I admit that I have never used the biblical curses in this way, perhaps because I typically think of temptation as rising from the depths of my heart, rather than as an external power invading my heart. Evagrius wrote at some length about all of this (see Talking Back).

The demons hear our audible prayers. How they “hear” them I do not know. Yet the demons do not, the desert elders assure us, hear our unspoken thoughts. The inner sanctum of personal being is closed to them. For this reason, counsels St John Cassian, we should communicate our most intimate and important petitions to God in silence:

We pray “in secret” when we make our petitions known to God alone in our heart and with a watchful mind, in such manner that the hostile powers cannot even tell what sort of petition it is. Therefore one should pray in the most profound silence, not only so as to avoid distracting the brothers around us by our whispering and calling, or disturbing the sentiments of those who are at prayer, but also so that the purpose of our petition might remain hidden from our enemies themselves, who lie in wait for us especially when we pray. In this way, then, we fulfill the commandment: “Guard the doors of your mouth from her who lies in your bosom.”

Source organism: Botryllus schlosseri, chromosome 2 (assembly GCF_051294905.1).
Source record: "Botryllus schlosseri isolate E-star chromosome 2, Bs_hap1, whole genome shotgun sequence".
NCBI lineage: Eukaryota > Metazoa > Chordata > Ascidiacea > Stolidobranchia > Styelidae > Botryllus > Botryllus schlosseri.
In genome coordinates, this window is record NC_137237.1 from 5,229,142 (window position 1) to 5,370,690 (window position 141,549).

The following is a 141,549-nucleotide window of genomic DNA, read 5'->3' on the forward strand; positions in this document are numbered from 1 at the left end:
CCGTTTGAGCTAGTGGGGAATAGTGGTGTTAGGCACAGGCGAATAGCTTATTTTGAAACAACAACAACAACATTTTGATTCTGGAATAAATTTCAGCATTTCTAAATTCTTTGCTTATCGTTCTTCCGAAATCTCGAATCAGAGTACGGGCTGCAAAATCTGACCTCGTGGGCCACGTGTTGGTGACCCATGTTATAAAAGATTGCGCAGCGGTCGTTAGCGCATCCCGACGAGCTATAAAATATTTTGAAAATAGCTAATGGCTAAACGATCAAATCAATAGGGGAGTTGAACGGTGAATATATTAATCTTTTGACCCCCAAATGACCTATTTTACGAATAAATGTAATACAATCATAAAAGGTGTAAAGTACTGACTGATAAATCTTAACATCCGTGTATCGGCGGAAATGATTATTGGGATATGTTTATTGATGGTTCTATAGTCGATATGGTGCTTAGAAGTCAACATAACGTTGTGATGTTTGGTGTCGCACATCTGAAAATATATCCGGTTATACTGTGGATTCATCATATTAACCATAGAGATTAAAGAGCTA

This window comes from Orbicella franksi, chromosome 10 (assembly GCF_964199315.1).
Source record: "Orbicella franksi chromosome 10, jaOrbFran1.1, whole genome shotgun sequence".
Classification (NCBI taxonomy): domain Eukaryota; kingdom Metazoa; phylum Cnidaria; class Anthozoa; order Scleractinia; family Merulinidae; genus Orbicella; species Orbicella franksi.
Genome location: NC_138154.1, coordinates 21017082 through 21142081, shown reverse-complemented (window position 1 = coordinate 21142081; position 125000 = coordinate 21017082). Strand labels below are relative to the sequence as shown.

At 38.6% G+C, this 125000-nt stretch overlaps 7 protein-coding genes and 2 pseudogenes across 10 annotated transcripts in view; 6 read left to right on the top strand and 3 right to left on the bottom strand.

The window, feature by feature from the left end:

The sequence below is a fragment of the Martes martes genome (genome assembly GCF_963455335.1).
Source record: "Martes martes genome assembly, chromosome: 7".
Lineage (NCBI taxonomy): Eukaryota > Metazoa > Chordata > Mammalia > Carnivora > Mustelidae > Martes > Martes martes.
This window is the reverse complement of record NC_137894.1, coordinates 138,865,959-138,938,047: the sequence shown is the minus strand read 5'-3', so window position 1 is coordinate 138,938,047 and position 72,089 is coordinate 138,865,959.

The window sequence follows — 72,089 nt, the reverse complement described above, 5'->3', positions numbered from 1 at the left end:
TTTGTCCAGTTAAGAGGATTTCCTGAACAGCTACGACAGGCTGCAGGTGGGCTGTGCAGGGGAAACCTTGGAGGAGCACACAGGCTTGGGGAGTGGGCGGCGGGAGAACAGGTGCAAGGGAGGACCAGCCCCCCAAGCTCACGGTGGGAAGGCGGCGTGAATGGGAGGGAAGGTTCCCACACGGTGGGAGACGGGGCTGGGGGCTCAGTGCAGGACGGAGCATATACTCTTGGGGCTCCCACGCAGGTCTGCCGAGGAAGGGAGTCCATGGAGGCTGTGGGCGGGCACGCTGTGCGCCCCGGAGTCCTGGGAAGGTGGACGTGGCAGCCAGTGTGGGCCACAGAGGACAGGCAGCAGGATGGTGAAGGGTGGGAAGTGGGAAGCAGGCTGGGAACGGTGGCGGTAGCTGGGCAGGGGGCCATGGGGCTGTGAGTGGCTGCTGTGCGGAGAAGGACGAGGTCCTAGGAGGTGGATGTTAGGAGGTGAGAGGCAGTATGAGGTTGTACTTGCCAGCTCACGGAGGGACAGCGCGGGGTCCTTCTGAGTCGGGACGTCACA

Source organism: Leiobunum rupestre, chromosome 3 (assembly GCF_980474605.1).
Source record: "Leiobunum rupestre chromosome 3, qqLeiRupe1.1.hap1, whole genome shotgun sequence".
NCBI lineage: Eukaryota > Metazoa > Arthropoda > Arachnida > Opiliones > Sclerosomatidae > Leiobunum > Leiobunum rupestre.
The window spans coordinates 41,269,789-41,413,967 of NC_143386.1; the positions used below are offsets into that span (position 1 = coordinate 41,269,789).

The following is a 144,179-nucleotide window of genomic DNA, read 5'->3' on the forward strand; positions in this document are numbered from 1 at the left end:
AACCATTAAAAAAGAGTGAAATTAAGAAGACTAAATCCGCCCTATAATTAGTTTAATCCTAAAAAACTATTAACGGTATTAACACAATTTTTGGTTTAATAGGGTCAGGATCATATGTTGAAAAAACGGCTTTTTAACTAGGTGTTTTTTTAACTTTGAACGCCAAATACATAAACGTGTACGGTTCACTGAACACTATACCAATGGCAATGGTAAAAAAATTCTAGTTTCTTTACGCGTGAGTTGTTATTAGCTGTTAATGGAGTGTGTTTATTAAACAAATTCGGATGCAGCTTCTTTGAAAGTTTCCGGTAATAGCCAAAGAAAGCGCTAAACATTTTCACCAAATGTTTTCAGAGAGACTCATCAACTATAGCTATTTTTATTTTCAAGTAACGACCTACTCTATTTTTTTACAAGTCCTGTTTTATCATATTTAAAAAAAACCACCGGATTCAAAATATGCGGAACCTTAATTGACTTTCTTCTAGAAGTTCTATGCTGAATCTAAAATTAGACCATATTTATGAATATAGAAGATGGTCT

By our silence we keep our enemies ignorant of our deepest desires, hopes, and fears. Why give them any more ammunition?

“The greatest trick the Devil ever pulled was convincing the world he didn’t exist” ~ The Usual Suspects.

Posted in Spirituality | Tagged , , , , | 6 Comments

I blog–therefore I am?